Of Foxe's great work, the ‘Actes and Monuments,’ four editions were published in his lifetime, viz. in 1563, 1570, 1576, and 1583. Five later editions are dated respectively 1596, 1610, 1632, 1641, and 1684. All are in folio. The first edition was in one volume, the next four in two volumes, and the last four named in three. The fifth edition (1596) consisted of twelve hundred copies. The edition of 1641 includes for the first time the memoir of the author, the authenticity of which is much contested. All have woodcuts, probably by German artists, inserted in the printed page. The first eight editions are all rare; the first two excessively rare. No quite perfect copy of the 1563 edition is extant. Slightly imperfect copies are at the British Museum, the Bodleian, the Cambridge University Library, Magdalen and Christ Church, Oxford. In the Huth Library a good copy has been constructed out of two imperfect ones. Early in the seventeenth century the first edition had become scarce, and Archbishop Spotiswood, writing before 1639, denied its existence. The corrected edition of 1570, which convocation directed to be placed in all cathedral churches, is more frequently met with. Many Oxford colleges possess perfect copies, but as early as 1725 Hearne wrote that this edition also was excessively rare. The British Museum possesses a complete set of the nine early editions.
Foxe's ‘Actes’ is often met with in libraries attached to parish churches. This was not strictly in obedience to the order of convocation of 1571, which only mentioned cathedral churches; but many clergymen deemed it desirable to give the order a liberal interpretation, and to recommend the purchase of the book for their churches. According to the vestry minutes of St. Michael, Cornhill, it was agreed, 11 Jan. 1571–2, ‘that the booke of Martyrs of Mr. Foxe and the paraphrases of Erasmus shalbe bowght for the church and tyed with a chayne to the Egle bras.’ Foxe's volumes cost the parish 2l. 2s. 6d. At the church of St. John the Baptist, Glastonbury, the 1570 edition is also known to have been bought at the same time. Various editions—mostly mutilated but still chained—are known to exist or have very recently existed in the parish churches of Apethorpe (Northamptonshire), Arreton (Isle of Wight), Chelsea, Enstone (Oxfordshire), Kinver (Staffordshire), Lessingham (Norfolk), St. Nicholas (Newcastle-on-Tyne), Northwold (Norfolk), Stratford-on-Avon, Waltham, St. Cuthbert (Wells).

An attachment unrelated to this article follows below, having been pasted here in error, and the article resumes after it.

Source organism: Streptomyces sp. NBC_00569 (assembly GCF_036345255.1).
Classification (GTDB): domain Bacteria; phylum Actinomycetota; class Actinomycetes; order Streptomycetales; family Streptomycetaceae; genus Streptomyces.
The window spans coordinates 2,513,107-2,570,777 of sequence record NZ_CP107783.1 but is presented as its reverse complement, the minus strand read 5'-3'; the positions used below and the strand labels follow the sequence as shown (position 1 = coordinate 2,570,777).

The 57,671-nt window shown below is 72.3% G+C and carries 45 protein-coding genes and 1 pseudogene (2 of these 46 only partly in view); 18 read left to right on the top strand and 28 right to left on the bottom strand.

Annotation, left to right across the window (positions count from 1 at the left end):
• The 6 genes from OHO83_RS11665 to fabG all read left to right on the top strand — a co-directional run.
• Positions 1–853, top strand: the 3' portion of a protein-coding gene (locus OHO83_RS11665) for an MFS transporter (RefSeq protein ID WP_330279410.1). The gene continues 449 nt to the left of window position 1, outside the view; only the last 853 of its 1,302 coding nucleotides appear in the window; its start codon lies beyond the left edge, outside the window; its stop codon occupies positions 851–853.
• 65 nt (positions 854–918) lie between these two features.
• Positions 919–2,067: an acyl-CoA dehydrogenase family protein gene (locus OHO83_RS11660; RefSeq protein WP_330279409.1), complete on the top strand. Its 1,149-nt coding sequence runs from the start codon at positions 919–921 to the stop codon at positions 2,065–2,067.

Of modern editions that edited by S. R. Cattley, with introduction by Canon Townsend, in eight volumes (1837–41), is the best known. It professed to be based on the 1583 edition, with careful collation of other early editions. But Dr. Maitland proved these pretensions to be false, and showed that the editing was perfunctorily and ignorantly performed. Slight improvements were made in a reissue (1844–9). In 1877 Dr. Stoughton professed to edit the book again in eight volumes, but his text and notes are not very scholarly. The earliest abridgment was prepared by Timothy Bright and issued, with a dedication to Sir Francis Walsingham, in 1589. Another, by the Rev. Thomas Mason of Odiham, appeared, under the title of ‘Christ's Victorie over Sathans Tyrannie,’ in 1615. Slighter epitomes are Leigh's ‘Memorable Collections,’ 1651; ‘A brief Historical Relation of the most material passages and persecutions of the Church of Christ … collected by Jacob Bauthumley,’ London, 1676; and ‘MAΡΤΥΡΟΛΟΓΙΑ ΑΛΦΑΒΕΤΙΚΗ,’ by N. T., M.A., T.C.C., London, 1677. A modern abridgment, by John Milner (1837), was reissued in 1848 and 1863, with an introduction by Ingram Cobbin [q. v.] Numerous extracts have been published separately, mainly as religious tracts. John Stockwood appended to his ‘Treasure of Trueth,’ 1576, ‘Notes appertayning to the matter of Election gathered by the Godly and learned father, I. Foxe.’ Hakluyt appropriated Foxe's account of Richard I's voyage to Palestine (Voyages, 1598, vol. ii.) Foxe's accounts of the martyrs of Sussex, Suffolk, and other counties have been collected and issued in separate volumes.